The Natural Environment Research Council (NERC) Impact Awards shine a spotlight on the UK environmental science at the heart of the responsible management of our planet.
Around 150 guests gathered for the ceremony underneath the skeleton of the blue whale, ‘Hope’, in the Natural History Museum’s iconic Hintze Hall.
The ceremony was compered by:
- Professor Hannah Cloke, Professor of Hydrology, University of Reading and member of NERC Council
- Charlie McNichol-Fardon, Head of Sustainability, UK Hydrographic Office and chair of the NERC Future Leaders Council
Professor Peter Liss, Interim Executive Chair of NERC, said:
The 2023 NERC Impact Awards recognise the remarkable work of our environmental science community.
The research of our winners, finalists and all this year’s entries are tackling some of the planet’s most pressing issues. These include tracking COVID-19 during the pandemic in our wastewater, informing England’s biodiversity net gain policy and helping shape the global discourse on tackling climate change.
The inspiring impacts demonstrate the huge benefits that environmental science brings to our society, economy and environment.
I would like to congratulate the winners and finalists of this year’s NERC Impact Awards.
Encouraging, recognising and rewarding scientists
Each winner was awarded £12,000 and each finalist received £7,000 to further the impacts of their research. The overall winner judged to have had the most significant impact was awarded £20,000.
The awards were shortlisted and judged by independent panels of academic, industry, government and public engagement figures.
The chair of this year’s judging and shortlisting panels was Kathryn Monk, Chair of the international Collaboration for Environmental Evidence and Honorary Professor at Swansea University. She said:
The NERC Impact Awards has been a wonderful opportunity to encourage, recognise and reward scientists across the complete spectrum of environmental research. Scientists who have received awards have taken their research to the next level and the awards have celebrated the real reason many work in this area, and that is to improve our world.
Dr Doug Gurr, Director of the Natural History Museum, said:
It was an honour to be part of the judging panel that recognised the scientific community’s work in finding solutions to the urgent issues our planet faces and to reward the scientists for their vital contributions.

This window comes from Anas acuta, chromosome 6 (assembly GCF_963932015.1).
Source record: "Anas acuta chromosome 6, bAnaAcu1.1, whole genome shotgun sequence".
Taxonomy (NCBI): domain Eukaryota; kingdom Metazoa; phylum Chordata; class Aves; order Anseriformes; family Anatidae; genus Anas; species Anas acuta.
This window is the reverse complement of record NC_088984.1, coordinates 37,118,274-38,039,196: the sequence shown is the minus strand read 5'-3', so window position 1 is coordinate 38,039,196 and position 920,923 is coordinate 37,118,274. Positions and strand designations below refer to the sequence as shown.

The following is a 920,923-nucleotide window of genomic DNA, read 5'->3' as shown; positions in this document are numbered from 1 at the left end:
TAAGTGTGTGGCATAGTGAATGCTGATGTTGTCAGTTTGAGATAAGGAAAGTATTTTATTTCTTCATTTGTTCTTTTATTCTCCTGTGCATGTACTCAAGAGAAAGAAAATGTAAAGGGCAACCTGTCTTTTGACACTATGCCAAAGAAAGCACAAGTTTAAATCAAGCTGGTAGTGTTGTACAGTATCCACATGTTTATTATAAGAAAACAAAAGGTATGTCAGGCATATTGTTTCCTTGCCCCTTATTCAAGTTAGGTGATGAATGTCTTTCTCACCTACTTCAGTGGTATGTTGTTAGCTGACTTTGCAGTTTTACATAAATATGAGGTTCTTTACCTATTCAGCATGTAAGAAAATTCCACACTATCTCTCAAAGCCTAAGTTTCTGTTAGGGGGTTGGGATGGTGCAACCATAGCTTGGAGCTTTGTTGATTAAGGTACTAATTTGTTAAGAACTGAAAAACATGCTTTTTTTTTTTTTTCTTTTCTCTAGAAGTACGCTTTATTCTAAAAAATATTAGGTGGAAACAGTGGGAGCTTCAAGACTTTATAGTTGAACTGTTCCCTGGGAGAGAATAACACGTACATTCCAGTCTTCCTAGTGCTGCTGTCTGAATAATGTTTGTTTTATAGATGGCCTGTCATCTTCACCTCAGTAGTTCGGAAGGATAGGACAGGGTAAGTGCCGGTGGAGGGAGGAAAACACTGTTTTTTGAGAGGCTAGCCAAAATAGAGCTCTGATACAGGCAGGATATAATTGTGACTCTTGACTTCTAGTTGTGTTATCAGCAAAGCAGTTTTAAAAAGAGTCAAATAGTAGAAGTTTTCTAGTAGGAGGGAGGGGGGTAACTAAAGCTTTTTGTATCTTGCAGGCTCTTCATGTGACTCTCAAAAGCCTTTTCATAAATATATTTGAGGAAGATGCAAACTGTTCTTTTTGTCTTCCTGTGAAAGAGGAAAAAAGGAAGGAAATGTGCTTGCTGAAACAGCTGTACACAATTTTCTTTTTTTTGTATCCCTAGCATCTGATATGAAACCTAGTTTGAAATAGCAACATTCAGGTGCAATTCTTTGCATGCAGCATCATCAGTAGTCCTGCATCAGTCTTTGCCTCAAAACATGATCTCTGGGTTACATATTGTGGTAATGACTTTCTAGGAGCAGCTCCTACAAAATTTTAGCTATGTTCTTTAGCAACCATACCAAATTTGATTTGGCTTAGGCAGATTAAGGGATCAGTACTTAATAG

It was fitting that the NERC Impact Awards ceremony was overseen by our resident blue whale, Hope, a symbol of humanity’s power to shape a sustainable future where both people and the planet thrive. At the Natural History Museum, we see our research and collections as being an integral part of building that future.
Overall Impact Award
Wastewater-based monitoring: a new holistic approach for public and environmental surveillance
- Professor Davey Jones, Bangor University
- Dr Kata Farkas, Bangor University
- Dr Shelagh Malham, Bangor University
- Professor William Gaze, University of Exeter
Research led by researchers at Bangor University was used to monitor the prevalence of COVID-19, at one point covering 80% of the UK population through wastewater monitoring. The monitoring system played a crucial role in shaping national policy during the pandemic.
It has since been adapted to measure many other diseases of public health concern in the UK and globally.
Impact Award winner: Early Career Impact
Shaping the design and implementation of England’s new biodiversity net gain policy
Dr Sophus zu Ermgassen, University of Oxford
Dr zu Ermgassen’s research has raised public awareness about England’s biodiversity net gain policy, a strategy to develop land and contribute to the recovery of nature.
The research has played a crucial role in shaping its design and implementation.
Evidence from the research has influenced policy changes, including £8 million in increased funding by the government to local authorities, helping to ensure the necessary measures are in place to improve environmental outcomes.
Impact Award winner: Economic Impact
Reducing risks to satellites through daily space weather forecasts
- Professor Richard Horne, British Antarctic Survey (BAS)
- Dr Sarah Glauert, BAS
- Dr Peter Kirsch, BAS
- Dr Nigel Meredith, BAS
Space weather forecasts produced by a team at BAS play a vital role in protecting satellites from the dangers of radiation high above the Earth’s atmosphere. This research delivers positive impacts for the UK’s population and economy by helping the government understand the risks of space weather to daily life.
Impact Award winner: Public Engagement Impact
Collaborative citizen science water quality monitoring networks for the River Wye and beyond
- Dr Dr Liz Bagshaw, University of Bristol (formerly Cardiff University)
- Dr Roo Perkins, Cardiff University